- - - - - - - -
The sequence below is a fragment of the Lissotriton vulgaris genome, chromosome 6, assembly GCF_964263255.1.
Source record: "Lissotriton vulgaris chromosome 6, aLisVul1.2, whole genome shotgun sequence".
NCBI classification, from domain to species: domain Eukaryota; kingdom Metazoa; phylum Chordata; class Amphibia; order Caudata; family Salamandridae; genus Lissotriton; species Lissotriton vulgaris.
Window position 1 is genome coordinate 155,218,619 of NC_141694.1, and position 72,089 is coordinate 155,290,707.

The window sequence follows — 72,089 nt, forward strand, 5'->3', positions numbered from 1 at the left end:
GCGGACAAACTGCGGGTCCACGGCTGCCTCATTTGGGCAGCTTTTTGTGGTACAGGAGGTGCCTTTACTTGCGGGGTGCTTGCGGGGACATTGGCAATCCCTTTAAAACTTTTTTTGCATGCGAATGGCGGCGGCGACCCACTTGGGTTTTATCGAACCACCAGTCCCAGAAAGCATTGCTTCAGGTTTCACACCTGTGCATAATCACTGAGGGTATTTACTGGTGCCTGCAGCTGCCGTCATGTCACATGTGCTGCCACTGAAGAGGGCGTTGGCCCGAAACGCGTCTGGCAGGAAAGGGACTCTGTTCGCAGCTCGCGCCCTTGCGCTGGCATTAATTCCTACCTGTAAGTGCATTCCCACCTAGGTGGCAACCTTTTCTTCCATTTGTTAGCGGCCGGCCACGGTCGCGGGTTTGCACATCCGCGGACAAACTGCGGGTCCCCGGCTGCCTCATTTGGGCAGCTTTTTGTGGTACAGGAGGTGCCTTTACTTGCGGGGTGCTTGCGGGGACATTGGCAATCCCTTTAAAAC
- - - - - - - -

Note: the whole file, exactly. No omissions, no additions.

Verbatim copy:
The sequence below is a fragment of the Lissotriton vulgaris genome, chromosome 6, assembly GCF_964263255.1.
Source record: "Lissotriton vulgaris chromosome 6, aLisVul1.2, whole genome shotgun sequence".
NCBI classification, from domain to species: domain Eukaryota; kingdom Metazoa; phylum Chordata; class Amphibia; order Caudata; family Salamandridae; genus Lissotriton; species Lissotriton vulgaris.
Window position 1 is genome coordinate 155,218,619 of NC_141694.1, and position 72,089 is coordinate 155,290,707.

The window sequence follows — 72,089 nt, forward strand, 5'->3', positions numbered from 1 at the left end:
GCGGACAAACTGCGGGTCCACGGCTGCCTCATTTGGGCAGCTTTTTGTGGTACAGGAGGTGCCTTTACTTGCGGGGTGCTTGCGGGGACATTGGCAATCCCTTTAAAACTTTTTTTGCATGCGAATGGCGGCGGCGACCCACTTGGGTTTTATCGAACCACCAGTCCCAGAAAGCATTGCTTCAGGTTTCACACCTGTGCATAATCACTGAGGGTATTTACTGGTGCCTGCAGCTGCCGTCATGTCACATGTGCTGCCACTGAAGAGGGCGTTGGCCCGAAACGCGTCTGGCAGGAAAGGGACTCTGTTCGCAGCTCGCGCCCTTGCGCTGGCATTAATTCCTACCTGTAAGTGCATTCCCACCTAGGTGGCAACCTTTTCTTCCATTTGTTAGCGGCCGGCCACGGTCGCGGGTTTGCACATCCGCGGACAAACTGCGGGTCCCCGGCTGCCTCATTTGGGCAGCTTTTTGTGGTACAGGAGGTGCCTTTACTTGCGGGGTGCTTGCGGGGACATTGGCAATCCCTTTAAAAC